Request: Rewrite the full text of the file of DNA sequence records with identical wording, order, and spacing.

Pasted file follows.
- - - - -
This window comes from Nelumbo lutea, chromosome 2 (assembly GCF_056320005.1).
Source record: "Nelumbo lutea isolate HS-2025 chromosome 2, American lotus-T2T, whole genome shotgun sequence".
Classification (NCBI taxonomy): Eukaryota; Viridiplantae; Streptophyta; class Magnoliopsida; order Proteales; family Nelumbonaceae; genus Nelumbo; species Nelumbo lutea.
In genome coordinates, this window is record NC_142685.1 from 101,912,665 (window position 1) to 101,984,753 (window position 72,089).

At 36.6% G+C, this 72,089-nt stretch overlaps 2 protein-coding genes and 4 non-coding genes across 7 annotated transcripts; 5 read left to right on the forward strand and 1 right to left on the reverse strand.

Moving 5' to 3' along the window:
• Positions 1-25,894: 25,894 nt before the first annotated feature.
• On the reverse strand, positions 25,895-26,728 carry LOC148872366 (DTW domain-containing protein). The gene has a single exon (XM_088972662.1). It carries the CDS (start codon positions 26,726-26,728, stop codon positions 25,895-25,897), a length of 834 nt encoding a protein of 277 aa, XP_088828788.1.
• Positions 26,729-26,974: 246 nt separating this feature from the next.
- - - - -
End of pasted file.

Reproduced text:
This window comes from Nelumbo lutea, chromosome 2 (assembly GCF_056320005.1).
Source record: "Nelumbo lutea isolate HS-2025 chromosome 2, American lotus-T2T, whole genome shotgun sequence".
Classification (NCBI taxonomy): Eukaryota; Viridiplantae; Streptophyta; class Magnoliopsida; order Proteales; family Nelumbonaceae; genus Nelumbo; species Nelumbo lutea.
In genome coordinates, this window is record NC_142685.1 from 101,912,665 (window position 1) to 101,984,753 (window position 72,089).

At 36.6% G+C, this 72,089-nt stretch overlaps 2 protein-coding genes and 4 non-coding genes across 7 annotated transcripts; 5 read left to right on the forward strand and 1 right to left on the reverse strand.

Moving 5' to 3' along the window:
• Positions 1-25,894: 25,894 nt before the first annotated feature.
• On the reverse strand, positions 25,895-26,728 carry LOC148872366 (DTW domain-containing protein). The gene has a single exon (XM_088972662.1). It carries the CDS (start codon positions 26,726-26,728, stop codon positions 25,895-25,897), a length of 834 nt encoding a protein of 277 aa, XP_088828788.1.
• Positions 26,729-26,974: 246 nt separating this feature from the next.